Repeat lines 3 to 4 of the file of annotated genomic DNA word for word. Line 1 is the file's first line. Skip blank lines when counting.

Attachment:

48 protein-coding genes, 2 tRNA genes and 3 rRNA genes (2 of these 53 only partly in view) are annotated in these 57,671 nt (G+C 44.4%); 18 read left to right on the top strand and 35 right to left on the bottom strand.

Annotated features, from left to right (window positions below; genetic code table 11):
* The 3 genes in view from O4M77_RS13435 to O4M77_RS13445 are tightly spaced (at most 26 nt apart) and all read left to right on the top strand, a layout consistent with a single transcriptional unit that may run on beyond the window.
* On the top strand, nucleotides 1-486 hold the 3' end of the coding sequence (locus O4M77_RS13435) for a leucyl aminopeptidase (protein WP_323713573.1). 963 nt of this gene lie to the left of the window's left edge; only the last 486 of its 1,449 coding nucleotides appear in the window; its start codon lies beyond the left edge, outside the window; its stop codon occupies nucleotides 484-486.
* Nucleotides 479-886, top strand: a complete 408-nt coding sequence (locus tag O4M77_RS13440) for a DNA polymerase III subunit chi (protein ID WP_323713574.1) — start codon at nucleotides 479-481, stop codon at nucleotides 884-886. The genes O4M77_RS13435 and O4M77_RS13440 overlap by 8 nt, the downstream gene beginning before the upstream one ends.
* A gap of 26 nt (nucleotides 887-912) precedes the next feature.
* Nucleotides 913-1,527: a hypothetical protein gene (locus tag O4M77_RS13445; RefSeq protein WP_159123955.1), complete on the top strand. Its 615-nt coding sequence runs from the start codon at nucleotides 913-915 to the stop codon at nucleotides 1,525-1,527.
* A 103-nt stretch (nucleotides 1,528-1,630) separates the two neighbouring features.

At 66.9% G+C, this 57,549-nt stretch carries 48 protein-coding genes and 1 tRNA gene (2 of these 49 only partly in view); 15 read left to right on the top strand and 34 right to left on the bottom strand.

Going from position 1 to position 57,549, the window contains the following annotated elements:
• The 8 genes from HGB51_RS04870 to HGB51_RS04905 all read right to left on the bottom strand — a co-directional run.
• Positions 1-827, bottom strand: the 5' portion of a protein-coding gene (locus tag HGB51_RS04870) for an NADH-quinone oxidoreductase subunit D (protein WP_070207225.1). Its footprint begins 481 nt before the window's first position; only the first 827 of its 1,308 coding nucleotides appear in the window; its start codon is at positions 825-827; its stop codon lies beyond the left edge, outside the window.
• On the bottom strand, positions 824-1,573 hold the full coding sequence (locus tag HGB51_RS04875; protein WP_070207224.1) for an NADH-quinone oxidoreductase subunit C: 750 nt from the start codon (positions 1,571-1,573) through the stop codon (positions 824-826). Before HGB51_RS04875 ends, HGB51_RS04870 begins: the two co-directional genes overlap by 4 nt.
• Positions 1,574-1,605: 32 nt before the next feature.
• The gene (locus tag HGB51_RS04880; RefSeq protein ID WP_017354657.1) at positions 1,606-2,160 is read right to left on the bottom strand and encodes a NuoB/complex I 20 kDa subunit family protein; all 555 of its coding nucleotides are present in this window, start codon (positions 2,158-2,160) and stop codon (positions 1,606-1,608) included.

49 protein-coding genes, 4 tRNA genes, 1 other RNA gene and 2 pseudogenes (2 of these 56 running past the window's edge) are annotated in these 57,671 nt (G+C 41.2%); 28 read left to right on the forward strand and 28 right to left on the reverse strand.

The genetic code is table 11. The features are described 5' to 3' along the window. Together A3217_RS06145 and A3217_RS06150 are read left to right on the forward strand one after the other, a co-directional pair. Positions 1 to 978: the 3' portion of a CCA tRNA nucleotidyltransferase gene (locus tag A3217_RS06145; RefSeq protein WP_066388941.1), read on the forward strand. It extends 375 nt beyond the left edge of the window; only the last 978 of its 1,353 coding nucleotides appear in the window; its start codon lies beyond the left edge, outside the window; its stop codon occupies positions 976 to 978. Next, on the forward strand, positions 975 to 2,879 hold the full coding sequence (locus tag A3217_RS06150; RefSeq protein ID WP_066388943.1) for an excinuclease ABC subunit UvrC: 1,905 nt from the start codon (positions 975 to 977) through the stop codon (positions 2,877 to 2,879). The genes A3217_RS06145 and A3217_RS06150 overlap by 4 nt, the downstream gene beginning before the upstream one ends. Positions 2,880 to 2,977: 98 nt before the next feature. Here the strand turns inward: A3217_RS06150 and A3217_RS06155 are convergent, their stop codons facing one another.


* The 3 genes in view from O4M77_RS13435 to O4M77_RS13445 are tightly spaced (at most 26 nt apart) and all read left to right on the top strand, a layout consistent with a single transcriptional unit that may run on beyond the window.
* On the top strand, nucleotides 1-486 hold the 3' end of the coding sequence (locus O4M77_RS13435) for a leucyl aminopeptidase (protein WP_323713573.1). 963 nt of this gene lie to the left of the window's left edge; only the last 486 of its 1,449 coding nucleotides appear in the window; its start codon lies beyond the left edge, outside the window; its stop codon occupies nucleotides 484-486.